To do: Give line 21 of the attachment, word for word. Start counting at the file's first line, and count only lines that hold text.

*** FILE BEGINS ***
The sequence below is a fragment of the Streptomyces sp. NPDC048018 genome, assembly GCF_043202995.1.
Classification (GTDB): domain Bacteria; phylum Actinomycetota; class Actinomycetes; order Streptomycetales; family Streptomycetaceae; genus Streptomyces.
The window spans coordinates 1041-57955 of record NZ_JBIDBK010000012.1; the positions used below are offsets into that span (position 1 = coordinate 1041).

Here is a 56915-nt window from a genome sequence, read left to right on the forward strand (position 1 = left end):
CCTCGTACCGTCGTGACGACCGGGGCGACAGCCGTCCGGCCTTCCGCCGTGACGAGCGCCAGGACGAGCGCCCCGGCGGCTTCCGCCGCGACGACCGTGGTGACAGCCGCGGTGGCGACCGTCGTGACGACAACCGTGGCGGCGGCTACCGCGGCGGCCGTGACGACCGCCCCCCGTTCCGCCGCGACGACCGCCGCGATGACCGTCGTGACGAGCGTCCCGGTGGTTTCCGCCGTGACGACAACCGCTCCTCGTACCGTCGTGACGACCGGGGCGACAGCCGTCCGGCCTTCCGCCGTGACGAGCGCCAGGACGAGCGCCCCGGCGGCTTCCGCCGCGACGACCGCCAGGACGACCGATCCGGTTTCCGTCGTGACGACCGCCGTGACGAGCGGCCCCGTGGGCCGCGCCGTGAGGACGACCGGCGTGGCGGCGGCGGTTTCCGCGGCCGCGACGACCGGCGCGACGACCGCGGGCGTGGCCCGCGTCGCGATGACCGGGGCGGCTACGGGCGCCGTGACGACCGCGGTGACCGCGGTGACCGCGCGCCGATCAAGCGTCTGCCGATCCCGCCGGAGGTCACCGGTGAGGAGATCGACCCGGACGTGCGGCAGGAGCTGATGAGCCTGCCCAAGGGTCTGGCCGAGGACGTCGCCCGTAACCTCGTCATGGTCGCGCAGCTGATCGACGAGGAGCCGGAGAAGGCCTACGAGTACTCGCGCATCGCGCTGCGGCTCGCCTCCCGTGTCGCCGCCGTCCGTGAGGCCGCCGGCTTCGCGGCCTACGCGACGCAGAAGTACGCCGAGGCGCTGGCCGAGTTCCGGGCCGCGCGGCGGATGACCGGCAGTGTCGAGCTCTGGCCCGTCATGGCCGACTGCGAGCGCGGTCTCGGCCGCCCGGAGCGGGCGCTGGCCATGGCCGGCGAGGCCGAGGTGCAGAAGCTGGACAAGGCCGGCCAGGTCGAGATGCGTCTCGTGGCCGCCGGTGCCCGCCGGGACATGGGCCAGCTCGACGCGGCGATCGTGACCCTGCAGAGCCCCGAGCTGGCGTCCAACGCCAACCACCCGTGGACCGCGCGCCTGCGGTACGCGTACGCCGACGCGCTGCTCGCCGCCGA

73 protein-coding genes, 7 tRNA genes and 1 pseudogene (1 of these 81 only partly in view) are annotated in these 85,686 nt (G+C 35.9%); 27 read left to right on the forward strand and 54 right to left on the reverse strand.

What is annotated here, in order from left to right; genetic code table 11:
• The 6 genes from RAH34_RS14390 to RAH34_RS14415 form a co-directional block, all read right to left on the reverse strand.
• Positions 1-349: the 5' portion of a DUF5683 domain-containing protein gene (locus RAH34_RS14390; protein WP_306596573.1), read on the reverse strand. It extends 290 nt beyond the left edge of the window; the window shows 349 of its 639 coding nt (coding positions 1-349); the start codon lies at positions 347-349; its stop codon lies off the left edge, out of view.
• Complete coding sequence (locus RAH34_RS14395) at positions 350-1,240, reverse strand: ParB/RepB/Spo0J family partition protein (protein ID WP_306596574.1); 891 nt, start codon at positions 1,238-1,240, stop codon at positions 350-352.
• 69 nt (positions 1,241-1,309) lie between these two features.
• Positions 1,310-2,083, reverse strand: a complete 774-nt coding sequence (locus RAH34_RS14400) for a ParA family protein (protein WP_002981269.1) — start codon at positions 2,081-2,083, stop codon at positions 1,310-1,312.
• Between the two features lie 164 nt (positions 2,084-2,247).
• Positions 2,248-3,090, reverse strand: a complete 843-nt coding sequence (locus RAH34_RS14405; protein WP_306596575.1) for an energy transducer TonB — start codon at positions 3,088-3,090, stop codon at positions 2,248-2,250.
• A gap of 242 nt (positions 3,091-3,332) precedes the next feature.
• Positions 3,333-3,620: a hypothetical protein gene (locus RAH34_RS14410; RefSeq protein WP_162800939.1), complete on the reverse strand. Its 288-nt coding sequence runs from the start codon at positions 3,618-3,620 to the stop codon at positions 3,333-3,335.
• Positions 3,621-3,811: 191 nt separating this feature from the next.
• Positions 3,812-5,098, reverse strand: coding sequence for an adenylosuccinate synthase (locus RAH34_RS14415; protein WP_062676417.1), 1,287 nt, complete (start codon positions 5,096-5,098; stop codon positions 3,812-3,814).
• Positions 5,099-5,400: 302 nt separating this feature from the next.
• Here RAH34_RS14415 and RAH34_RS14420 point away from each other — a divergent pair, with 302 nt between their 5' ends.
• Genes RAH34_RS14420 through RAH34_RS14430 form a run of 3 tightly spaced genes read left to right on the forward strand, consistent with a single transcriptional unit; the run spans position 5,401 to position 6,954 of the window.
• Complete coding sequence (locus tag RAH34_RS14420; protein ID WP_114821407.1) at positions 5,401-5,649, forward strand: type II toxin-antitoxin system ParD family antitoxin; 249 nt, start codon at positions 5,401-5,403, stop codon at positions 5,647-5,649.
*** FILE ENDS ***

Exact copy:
• Genes RAH34_RS14420 through RAH34_RS14430 form a run of 3 tightly spaced genes read left to right on the forward strand, consistent with a single transcriptional unit; the run spans position 5,401 to position 6,954 of the window.